EDMONTON - Girls putting together their school year book for 1959-60 wrote of Jim Reed: "A mechanic by choice, he'll give your old Ford a limousine voice."
They must have been psychic. Reed left school and became a mechanic - and 50 years later he's still with the same Ford company.
On May 15, 1962, Reed began working as an apprentice mechanic for Shirley Ford, which in 1971 became Westown Ford and in 1984, Freedom Ford.
"I grew up on a farm and always tinkered around with machinery," says Reed, whose workmates joined him Tuesday for a slice of anniversary cake. "I talked about cars all the time in my school days."
It was Peter Pocklington who bought the company in 1971 and made it one of the most successful in Canada.
"Peter was a shrewd businessman," says Reed. "But he was good to staff. He drove a Thunderbird and later bought a Rolls-Royce. He told me many times if he was going to go broke, he wasn't going broke driving a Maverick."
Reed met his wife Joyce in 1963 when the Shirley Ford dealership was based on Whyte Avenue.
"Joyce worked in stock control in the parts department before computers came along," he says. "She'd sit at a big desk covered in stock cards."
The couple married in 1964, raised three daughters, all of whom received Ford cars when they left school.
"All they could talk about when they were 10 or 11 was horses," says Reed. "So we moved from the city to a quarter section near New Sarepta. I still grow hay for horse customers. Joyce drives the tractor and bales the hay."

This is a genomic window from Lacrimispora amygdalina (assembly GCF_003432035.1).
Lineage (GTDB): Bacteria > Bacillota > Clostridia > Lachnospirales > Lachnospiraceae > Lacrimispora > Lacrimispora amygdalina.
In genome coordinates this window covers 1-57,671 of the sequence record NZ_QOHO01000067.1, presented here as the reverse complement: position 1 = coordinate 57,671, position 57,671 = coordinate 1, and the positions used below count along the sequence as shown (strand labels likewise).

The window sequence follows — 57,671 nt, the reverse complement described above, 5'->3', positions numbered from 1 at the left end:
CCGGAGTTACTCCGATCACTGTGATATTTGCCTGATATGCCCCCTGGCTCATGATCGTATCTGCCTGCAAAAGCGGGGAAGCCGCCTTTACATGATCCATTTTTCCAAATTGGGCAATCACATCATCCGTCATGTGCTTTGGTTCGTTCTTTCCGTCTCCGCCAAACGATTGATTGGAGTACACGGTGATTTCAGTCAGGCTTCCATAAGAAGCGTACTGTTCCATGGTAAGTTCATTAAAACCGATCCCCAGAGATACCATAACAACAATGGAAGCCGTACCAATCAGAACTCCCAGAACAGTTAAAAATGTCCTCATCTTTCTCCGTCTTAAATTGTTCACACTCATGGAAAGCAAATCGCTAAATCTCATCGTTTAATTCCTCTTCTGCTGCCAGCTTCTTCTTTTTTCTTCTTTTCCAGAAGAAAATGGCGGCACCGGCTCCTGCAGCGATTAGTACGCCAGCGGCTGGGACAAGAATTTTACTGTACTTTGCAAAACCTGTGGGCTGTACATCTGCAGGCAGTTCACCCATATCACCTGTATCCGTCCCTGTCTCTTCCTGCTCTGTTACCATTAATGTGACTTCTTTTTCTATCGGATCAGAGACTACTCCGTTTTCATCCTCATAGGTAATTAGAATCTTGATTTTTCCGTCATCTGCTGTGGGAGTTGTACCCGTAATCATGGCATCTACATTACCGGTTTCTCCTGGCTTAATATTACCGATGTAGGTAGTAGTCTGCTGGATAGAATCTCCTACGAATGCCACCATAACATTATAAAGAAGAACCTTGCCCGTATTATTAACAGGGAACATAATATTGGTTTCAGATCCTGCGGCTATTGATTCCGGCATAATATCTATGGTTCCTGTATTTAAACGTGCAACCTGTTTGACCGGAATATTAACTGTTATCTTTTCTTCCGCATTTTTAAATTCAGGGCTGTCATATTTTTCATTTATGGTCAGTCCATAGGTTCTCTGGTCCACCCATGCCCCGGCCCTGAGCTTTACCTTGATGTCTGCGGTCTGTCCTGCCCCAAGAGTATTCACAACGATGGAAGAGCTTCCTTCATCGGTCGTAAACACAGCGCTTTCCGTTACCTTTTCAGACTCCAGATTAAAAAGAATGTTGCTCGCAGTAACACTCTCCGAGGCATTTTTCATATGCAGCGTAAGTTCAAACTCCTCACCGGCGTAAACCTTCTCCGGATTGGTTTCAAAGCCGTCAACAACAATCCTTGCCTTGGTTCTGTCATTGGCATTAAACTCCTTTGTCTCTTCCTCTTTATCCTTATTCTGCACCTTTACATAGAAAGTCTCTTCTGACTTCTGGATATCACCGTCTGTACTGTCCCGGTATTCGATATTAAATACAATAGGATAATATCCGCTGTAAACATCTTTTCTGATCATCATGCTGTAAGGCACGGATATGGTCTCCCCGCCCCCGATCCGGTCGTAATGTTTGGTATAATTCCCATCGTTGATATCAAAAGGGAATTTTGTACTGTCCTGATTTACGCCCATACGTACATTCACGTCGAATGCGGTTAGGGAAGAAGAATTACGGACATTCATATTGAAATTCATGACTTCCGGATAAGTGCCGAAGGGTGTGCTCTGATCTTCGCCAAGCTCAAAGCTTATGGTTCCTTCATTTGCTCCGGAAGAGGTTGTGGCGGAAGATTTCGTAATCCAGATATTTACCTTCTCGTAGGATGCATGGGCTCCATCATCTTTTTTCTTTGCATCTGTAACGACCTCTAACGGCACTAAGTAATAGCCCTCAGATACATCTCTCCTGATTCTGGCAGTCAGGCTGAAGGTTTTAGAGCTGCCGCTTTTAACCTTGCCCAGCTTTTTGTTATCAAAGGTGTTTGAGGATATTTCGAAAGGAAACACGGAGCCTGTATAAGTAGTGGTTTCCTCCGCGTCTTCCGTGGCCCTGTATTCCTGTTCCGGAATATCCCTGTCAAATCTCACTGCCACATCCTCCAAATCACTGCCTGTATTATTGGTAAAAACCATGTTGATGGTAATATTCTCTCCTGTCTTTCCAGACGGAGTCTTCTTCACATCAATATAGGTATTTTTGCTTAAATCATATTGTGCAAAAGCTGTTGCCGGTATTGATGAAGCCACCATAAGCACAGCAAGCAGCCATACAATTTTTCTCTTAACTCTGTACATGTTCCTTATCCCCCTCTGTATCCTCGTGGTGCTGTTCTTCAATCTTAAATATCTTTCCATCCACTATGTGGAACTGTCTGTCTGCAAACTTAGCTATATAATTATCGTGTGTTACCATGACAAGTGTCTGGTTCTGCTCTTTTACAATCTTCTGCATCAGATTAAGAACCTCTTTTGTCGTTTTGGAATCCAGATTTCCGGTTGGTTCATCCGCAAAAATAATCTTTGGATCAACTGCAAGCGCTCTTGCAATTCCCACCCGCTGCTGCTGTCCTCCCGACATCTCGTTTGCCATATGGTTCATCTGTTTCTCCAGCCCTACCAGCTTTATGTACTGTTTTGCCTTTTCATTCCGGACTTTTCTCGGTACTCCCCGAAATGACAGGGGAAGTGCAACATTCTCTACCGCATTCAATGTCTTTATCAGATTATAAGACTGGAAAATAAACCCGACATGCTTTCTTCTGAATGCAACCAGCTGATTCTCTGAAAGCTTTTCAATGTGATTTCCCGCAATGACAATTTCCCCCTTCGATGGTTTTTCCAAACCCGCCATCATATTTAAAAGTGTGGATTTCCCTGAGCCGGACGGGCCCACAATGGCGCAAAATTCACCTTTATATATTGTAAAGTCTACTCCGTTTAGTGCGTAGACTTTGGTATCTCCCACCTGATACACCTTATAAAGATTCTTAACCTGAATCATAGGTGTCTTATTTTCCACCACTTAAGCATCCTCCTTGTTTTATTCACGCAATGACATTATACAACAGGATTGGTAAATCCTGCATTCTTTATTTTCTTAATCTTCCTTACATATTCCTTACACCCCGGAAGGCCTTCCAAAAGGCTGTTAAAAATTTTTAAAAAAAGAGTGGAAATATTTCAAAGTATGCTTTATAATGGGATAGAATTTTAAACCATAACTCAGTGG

Reed now works on pre-delivery inspection of new vehicles and says today's vehicles are "bulletproof" compared with bygone days.
"Everything is diagnostic and if I find anything not quite right, I turn it over to specialty guys," he says.
"In the old days, a brand-new car might clock 80,000 or 90,000 miles. Nowadays a car is hardly broken in with that kind of mileage."
Bob Bentley, Freedom Ford president, says of Reed: "He's a very skilled worker and good at talking with anyone."
The mechanic, who drives a Ford Explorer, has owned and enjoyed a 1985 and then a 1990 Mercury Grand Marquis.
"When the 1990 had 538,000 kilometres on the clock, I sold it to a kid for $1," he says.
Reed has no plans to retire. "I'll quit when I'm old," he says. "I'll know when I get there. I've seen colleagues retire and in two years they have aged tremendously."
Age has privileges. When his vehicle needs an oil change, he now takes it to a lube shop.